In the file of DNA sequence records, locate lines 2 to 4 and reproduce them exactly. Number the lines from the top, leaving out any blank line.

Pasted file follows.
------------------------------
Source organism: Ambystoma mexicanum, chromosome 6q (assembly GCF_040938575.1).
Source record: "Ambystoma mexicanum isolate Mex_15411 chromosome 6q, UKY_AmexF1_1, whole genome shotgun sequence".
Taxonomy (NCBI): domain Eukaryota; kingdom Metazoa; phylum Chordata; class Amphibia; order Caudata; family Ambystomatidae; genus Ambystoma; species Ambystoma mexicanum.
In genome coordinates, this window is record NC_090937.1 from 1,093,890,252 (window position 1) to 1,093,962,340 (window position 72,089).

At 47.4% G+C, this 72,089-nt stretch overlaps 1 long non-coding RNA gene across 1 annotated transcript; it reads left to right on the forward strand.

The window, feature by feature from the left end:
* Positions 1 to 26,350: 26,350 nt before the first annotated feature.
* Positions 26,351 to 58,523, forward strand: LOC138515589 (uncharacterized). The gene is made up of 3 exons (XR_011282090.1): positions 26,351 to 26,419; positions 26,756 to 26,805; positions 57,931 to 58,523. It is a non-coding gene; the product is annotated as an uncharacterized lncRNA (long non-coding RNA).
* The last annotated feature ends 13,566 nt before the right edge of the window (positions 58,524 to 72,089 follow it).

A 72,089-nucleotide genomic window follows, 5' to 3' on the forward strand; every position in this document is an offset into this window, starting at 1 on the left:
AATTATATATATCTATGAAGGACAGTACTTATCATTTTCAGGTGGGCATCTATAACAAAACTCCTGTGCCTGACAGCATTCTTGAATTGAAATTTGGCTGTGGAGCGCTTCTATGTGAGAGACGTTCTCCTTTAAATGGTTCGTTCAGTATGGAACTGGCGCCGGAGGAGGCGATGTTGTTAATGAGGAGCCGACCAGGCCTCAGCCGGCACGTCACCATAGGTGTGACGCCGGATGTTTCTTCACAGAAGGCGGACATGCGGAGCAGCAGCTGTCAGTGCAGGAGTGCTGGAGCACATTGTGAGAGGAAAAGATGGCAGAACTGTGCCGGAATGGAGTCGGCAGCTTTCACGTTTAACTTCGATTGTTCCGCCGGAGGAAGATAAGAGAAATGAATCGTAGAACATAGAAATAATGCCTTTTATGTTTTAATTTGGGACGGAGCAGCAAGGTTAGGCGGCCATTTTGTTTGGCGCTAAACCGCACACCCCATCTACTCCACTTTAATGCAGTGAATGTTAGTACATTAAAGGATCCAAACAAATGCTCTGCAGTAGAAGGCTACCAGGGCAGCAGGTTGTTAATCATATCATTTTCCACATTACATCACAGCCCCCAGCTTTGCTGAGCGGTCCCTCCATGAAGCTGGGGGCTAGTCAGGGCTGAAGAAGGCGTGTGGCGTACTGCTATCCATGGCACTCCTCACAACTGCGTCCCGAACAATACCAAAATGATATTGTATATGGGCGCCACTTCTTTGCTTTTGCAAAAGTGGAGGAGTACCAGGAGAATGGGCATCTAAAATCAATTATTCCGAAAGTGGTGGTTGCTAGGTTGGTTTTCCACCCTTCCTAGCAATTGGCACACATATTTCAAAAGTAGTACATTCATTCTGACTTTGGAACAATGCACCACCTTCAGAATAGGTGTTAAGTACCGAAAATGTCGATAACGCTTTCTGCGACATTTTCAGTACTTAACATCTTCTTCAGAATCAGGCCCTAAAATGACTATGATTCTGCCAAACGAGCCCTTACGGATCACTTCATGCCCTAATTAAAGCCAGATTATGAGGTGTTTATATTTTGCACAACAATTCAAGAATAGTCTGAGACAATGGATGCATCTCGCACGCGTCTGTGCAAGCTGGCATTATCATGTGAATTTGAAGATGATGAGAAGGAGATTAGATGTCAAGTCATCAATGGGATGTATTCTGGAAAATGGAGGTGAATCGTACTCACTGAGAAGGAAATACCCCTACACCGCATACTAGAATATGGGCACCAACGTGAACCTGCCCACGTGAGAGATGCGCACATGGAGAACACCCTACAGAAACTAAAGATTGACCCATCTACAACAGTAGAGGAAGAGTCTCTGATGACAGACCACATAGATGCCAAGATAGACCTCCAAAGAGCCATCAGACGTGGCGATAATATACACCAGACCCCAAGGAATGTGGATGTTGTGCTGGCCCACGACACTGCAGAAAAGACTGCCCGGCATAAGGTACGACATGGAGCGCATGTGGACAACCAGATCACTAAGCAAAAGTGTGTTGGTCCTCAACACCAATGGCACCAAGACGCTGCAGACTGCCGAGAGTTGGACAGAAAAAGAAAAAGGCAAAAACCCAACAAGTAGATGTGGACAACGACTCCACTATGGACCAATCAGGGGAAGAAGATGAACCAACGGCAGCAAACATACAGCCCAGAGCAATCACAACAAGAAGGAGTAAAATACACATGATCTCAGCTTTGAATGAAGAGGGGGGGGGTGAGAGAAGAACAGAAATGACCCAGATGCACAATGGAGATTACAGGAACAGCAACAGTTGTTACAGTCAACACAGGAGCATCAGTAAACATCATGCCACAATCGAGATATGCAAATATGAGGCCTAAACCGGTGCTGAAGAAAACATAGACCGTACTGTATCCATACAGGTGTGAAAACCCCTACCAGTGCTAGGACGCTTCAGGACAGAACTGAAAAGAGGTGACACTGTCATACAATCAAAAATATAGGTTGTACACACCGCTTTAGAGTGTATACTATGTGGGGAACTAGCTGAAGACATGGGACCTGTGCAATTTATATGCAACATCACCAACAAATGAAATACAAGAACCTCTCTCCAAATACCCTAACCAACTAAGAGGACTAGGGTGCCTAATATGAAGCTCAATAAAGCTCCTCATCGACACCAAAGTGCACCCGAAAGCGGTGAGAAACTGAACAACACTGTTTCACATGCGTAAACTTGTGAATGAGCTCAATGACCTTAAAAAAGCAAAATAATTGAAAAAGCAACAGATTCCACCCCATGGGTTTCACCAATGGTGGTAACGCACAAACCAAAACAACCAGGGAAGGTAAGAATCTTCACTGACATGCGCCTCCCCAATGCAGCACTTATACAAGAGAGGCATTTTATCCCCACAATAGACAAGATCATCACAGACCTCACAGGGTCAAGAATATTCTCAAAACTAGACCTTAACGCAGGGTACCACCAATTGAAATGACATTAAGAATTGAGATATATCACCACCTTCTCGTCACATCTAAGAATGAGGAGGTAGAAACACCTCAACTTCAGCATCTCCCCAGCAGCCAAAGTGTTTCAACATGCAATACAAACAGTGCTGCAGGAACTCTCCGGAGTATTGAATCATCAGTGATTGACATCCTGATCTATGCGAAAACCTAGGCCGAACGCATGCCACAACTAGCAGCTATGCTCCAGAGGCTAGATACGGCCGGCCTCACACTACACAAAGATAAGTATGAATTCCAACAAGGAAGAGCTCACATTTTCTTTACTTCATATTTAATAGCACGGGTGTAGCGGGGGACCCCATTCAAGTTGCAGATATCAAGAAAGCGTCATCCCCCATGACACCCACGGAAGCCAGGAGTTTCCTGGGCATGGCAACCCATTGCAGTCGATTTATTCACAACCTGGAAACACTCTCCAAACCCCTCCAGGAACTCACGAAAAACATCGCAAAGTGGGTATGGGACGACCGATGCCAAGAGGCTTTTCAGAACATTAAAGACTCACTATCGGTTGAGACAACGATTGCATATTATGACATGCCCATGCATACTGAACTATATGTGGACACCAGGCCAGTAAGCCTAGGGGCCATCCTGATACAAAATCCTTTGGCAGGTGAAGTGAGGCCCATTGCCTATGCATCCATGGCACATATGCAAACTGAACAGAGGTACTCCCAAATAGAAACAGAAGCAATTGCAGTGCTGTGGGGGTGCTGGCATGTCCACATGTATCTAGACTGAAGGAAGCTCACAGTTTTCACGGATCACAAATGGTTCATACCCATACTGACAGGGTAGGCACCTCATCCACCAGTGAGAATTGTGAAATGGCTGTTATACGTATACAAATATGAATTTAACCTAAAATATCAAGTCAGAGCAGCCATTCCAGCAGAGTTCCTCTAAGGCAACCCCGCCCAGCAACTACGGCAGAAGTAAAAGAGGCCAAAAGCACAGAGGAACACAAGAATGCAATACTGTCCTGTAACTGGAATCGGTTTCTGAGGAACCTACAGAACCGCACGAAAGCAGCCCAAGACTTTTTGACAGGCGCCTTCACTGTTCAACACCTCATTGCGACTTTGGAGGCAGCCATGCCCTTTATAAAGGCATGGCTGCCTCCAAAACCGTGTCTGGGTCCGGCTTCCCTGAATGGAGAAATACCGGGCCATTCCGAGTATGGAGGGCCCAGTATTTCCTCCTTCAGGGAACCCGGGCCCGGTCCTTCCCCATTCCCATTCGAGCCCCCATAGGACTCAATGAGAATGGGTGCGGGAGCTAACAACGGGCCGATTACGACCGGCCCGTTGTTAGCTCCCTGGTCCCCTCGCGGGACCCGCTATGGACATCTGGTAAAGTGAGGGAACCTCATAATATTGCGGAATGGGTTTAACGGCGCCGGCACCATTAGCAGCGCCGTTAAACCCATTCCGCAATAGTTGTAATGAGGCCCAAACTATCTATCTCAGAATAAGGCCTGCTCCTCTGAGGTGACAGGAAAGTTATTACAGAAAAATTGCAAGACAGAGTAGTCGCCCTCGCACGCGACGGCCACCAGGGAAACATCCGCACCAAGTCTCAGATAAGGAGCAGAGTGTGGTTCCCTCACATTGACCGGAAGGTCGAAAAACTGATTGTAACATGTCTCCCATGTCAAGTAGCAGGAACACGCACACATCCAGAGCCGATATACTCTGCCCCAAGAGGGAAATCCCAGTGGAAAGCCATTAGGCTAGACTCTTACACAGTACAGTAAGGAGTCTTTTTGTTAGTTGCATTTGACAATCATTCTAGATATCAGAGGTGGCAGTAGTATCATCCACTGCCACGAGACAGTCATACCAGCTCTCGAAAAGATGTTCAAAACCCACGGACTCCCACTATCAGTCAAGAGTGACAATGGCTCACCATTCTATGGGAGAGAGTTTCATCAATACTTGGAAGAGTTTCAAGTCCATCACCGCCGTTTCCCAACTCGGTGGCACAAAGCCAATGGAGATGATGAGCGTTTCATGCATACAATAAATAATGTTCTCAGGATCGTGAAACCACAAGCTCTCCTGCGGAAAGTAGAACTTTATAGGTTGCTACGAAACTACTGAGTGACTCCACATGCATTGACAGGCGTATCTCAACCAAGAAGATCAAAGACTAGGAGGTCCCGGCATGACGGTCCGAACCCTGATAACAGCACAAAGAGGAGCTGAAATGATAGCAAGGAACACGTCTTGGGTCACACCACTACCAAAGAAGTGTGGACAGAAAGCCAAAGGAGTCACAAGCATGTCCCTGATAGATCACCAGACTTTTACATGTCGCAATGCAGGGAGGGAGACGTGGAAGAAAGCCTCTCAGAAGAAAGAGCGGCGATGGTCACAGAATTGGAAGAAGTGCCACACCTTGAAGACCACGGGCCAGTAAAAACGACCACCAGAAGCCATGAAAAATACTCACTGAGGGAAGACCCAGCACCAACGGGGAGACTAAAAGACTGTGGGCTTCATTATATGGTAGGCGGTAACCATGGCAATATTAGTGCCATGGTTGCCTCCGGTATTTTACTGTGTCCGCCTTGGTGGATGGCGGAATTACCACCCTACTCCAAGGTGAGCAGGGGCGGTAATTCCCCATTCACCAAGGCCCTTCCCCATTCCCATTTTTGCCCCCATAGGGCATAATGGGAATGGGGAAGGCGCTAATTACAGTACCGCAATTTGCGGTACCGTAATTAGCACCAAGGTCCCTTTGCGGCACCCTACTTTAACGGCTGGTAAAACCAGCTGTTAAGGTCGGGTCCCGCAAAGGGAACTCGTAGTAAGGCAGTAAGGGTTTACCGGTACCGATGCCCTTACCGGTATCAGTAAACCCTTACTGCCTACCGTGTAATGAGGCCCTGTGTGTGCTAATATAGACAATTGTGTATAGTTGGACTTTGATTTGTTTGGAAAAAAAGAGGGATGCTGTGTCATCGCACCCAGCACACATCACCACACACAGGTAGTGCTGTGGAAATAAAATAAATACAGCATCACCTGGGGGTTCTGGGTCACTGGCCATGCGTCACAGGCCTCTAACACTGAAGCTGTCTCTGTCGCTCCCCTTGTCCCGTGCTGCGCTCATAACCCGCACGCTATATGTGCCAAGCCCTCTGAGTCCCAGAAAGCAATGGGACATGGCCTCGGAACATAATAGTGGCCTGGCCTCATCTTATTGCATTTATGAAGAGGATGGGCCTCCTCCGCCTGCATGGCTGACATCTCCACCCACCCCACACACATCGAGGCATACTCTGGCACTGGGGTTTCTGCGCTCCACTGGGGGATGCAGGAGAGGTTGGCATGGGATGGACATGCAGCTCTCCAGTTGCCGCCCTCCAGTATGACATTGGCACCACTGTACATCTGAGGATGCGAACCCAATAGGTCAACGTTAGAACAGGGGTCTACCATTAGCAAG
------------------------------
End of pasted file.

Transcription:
Source record: "Ambystoma mexicanum isolate Mex_15411 chromosome 6q, UKY_AmexF1_1, whole genome shotgun sequence".
Taxonomy (NCBI): domain Eukaryota; kingdom Metazoa; phylum Chordata; class Amphibia; order Caudata; family Ambystomatidae; genus Ambystoma; species Ambystoma mexicanum.
In genome coordinates, this window is record NC_090937.1 from 1,093,890,252 (window position 1) to 1,093,962,340 (window position 72,089).